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Nicaragua’s Growth Lags Way Behind it Neighbors

Article Summary:

Despite the economic gains proclaimed by President Daniel Ortega’s government, the country lags behind its Central American neighbors. With a growth rate of only 2.68% the figure is insufficient to maximize this country’s growth potential and push it out of its state of underdevelopment.

Photo Credit: Revista Summa

Original Article Text From Revista Summa via Google Translate :

Nicaragua is Still Far From Developing
Although among the greatest achievements attributed to the administration of President Daniel Ortega is the ‘good management “of the economy, the average growth achieved during the five years 2007-2011 was only 2.68%.

Economists describe the figure as “insufficient” to maximize the growth potential of the country out of underdevelopment. It has also been the result of external factors outside the government’s handling, making it urgent implementation of “policies” to change the picture.

“We have a social debt accumulated since the eighties, there is much to pay for the millennium goals will not be met in education, health, drinking water and energy. So we have a very long way to go to solve the problems of the classes with lower economic capacity, “emphasizes the economist Rene Vallecillo.

The average growth of 2.68% during the five years, is located below the 3.42% achieved under the administration of Enrique Bolaños (2002-2006) and 4.36% by Arnoldo Alemán (1997-2001).

“The figure is closer to the 2.17% achieved during the administration of President Violeta Barrios de Chamorro, between 1990 and 1996, when the country experienced a period of transition, after passing through a decade in which a decrease in accumulated -3.10% “and inflation up to 33547.9% in 1988, says economist Jose Luis Medal.

To maintain this growth rate the country must condemned the backwardness and underdevelopment. Experts insist that to locate the level of the Central American economies in the medium term and address the poverty and underdevelopment problems in the long run, it takes an average annual growth of between six and eight%.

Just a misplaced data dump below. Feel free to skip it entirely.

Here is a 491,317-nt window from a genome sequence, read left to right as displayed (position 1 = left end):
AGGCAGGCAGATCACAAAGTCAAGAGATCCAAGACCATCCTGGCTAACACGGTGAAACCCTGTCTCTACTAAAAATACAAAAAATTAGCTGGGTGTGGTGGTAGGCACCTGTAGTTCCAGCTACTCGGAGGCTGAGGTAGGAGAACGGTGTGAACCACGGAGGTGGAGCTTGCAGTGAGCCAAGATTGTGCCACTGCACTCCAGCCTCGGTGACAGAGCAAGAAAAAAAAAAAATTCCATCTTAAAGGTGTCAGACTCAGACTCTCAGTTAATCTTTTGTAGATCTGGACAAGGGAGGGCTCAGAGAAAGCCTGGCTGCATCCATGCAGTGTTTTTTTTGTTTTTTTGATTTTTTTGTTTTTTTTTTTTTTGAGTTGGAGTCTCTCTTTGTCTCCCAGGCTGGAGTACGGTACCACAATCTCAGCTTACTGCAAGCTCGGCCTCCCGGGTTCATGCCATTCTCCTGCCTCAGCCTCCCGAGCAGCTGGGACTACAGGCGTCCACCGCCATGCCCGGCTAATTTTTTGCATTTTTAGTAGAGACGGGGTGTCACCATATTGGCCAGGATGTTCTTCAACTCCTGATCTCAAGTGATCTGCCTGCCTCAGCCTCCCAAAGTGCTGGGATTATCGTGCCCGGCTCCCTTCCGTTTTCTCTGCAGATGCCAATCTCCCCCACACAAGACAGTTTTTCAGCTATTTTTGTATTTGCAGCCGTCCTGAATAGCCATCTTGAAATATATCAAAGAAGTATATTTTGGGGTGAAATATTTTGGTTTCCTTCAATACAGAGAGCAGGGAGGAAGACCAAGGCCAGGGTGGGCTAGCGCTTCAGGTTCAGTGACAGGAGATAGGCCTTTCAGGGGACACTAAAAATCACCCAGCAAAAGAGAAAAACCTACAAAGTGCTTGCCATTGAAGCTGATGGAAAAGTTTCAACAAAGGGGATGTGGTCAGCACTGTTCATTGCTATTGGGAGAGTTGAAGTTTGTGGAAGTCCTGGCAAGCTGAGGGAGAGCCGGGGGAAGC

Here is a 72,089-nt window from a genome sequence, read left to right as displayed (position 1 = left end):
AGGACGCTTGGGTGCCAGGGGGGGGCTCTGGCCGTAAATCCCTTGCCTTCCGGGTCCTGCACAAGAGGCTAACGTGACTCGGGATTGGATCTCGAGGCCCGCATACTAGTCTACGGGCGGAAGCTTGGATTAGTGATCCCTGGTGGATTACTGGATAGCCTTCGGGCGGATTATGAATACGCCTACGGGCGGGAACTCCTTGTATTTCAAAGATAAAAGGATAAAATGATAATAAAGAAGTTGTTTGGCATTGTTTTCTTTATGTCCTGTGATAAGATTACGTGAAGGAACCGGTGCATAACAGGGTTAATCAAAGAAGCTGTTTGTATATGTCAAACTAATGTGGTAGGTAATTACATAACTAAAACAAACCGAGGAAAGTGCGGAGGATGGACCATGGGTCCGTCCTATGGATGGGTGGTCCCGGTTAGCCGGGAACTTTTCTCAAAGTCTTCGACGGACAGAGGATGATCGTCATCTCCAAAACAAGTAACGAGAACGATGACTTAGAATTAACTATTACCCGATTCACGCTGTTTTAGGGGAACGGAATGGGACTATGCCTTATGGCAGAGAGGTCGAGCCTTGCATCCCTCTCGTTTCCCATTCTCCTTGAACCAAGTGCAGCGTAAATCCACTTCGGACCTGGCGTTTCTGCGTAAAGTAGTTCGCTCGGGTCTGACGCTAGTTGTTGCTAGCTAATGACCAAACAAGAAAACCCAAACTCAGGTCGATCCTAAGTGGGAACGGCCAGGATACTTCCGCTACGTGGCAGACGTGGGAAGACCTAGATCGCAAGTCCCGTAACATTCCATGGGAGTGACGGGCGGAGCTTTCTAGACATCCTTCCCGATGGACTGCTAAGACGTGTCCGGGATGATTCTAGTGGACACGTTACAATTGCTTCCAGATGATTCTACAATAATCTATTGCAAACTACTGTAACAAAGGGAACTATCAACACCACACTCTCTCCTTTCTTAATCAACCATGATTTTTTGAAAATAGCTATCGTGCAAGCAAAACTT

“Nicaragua is about half of the Honduran economy. Represents one quarter of the economies of other countries in the area and sixth in the Costa Rican economy, “said Vallecillo.

Medal Vallecillo and recognize that progress has been made in the fight against poverty.However, reaffirm that they are insufficient.

Uncontrolled factors are driving growth
Consider the lack of industrialization policies to steer the economy towards higher growth, causes the growth relies almost entirely on “external factors that can not be controlled by governments, such as increasing the price of export products registered in recent years and the strong aid flows that entered the country in 1999 after Hurricane Mitch, causing this year a growth of 7%, “said Medal.

Add also contributed to the current economic growth continuity in policy implementation “neoliberal export promotion and external opening to apply for twenty years.”

In the last two years, commodities like gold, coffee and beef prices reached record. That allowed mining in 2011 reached an average annual growth of 46% ranking as the industry’s fastest growing economy, according to the Central Bank of Nicaragua.